NC Media Watch

A quest for reason and accuracy in letters to the editor, guest editorials and other issues of interest to the citizens of Western Nevada County.

Wednesday, November 02, 2005

The SDA Redo

Brittany Retherford writes Council heeds public Decision to accept SDA study reversed, November 2, 2005
Grass Valley's elected officials decided Tuesday it would be better to wait for residents' feedback before accepting a weighty study on proposed area developments, essentially reversing their Oct. 27 vote.
Now after two year of waiting, any action on the SDA Economic Study will be delayed until March 2006. Yes, next year! If I were the SDA Developers, I would give the City notice they plan to seek other options, then go to the County. I know they have annexation agreements in place, but an agreement implies that both parties are acting in good faith. I am not sure that the delaying tactics the Grass Valley City Council, egged on by the nay sayers, are in good faith. I do not have access to the agreements, but if it were me I would be asking my lawyers to be look for escape clauses in them, just in case they would be needed, should the City ask for major time consuming revisions to the economic study.

The Economic Study is not perfect. But letting the public throw monkey wrenches at it for 30 to 60 day is not going improve it. The wrench throwers goal is to discredit the study and then ask for a do over. Another year or two of delay. This study is only a tool, it only provides some insight in to multifaceted problem. The time for all this public comment is during the EIR, when the City addresses the impacts of individual developments. Agreed, it would be better to address them as whole, but that is not how the process works. Governing would be a lot easier, if we all had a shared vision of what we wanted our community to be in ten years, twenty years.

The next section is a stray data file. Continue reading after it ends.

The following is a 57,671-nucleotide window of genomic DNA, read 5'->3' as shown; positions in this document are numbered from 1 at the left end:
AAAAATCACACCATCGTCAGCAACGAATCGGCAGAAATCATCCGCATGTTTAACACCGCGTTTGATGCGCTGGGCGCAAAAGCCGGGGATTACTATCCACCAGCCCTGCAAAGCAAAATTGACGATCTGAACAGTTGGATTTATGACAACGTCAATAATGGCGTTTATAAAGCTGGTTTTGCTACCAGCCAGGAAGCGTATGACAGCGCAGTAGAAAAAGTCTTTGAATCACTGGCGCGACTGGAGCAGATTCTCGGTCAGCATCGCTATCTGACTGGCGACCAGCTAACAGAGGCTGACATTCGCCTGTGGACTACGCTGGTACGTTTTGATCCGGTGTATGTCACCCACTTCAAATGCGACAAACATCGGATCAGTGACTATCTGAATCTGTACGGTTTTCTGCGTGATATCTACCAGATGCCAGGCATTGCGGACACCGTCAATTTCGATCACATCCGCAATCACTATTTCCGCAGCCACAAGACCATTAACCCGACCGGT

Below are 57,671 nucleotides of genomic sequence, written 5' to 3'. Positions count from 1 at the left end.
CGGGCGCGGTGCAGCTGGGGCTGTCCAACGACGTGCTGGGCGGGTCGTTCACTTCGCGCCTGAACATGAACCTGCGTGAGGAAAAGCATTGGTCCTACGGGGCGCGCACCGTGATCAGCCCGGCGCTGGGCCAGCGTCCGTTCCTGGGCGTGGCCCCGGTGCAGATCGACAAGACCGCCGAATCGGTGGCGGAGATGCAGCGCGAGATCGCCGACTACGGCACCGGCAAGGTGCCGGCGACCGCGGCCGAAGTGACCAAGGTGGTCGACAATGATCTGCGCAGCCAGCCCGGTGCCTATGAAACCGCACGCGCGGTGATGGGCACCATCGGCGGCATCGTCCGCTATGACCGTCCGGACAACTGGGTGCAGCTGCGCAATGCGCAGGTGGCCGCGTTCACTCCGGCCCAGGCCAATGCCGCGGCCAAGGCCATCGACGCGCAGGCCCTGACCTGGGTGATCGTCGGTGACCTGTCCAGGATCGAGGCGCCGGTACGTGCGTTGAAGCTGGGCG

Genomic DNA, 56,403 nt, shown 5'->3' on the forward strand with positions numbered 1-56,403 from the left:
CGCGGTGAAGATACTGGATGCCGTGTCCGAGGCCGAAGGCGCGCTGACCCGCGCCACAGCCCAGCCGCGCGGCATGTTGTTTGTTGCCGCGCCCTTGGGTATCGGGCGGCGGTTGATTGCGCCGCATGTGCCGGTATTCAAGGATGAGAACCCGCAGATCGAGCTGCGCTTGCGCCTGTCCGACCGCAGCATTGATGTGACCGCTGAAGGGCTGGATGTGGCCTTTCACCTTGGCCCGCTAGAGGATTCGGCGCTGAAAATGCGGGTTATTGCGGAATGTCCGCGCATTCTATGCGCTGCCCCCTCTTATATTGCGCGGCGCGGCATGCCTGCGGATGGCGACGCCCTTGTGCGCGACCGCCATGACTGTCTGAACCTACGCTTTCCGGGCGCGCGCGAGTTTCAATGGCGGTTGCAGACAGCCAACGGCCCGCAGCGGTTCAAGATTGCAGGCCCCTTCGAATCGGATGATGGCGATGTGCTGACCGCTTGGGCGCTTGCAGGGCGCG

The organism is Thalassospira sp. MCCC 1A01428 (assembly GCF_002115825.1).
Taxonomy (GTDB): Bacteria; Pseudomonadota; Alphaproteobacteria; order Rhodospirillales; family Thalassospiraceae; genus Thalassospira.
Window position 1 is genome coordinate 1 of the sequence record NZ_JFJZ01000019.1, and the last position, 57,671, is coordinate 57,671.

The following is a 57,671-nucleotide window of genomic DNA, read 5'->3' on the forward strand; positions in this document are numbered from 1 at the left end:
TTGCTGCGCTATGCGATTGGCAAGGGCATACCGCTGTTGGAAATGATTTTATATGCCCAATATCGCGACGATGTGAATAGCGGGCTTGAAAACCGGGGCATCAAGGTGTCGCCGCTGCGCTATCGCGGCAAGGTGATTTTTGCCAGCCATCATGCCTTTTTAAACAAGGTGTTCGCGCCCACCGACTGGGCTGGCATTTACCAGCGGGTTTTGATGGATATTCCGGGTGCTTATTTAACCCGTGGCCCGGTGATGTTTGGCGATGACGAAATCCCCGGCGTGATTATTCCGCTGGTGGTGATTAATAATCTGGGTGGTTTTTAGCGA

My advice to the City is to ask each SDA for their business plan. What are their visions, goals, their strategies for insuring commercial properties are going to be profitable and contributing the taxes needed to build and maintain the required infrastructure. How will they market the project, not just to new home buyers, but to new business owners as well. How are they going to support the needed infrastructure upgrades. The whole economic analysis does not work unless the commercial properties generate sufficient tax revenues. Approve the one with the best business plan, and tell the others they will be reconsidered when they have a better plan in a few years. Lets have a little competition to see which development is best for Grass Valley.

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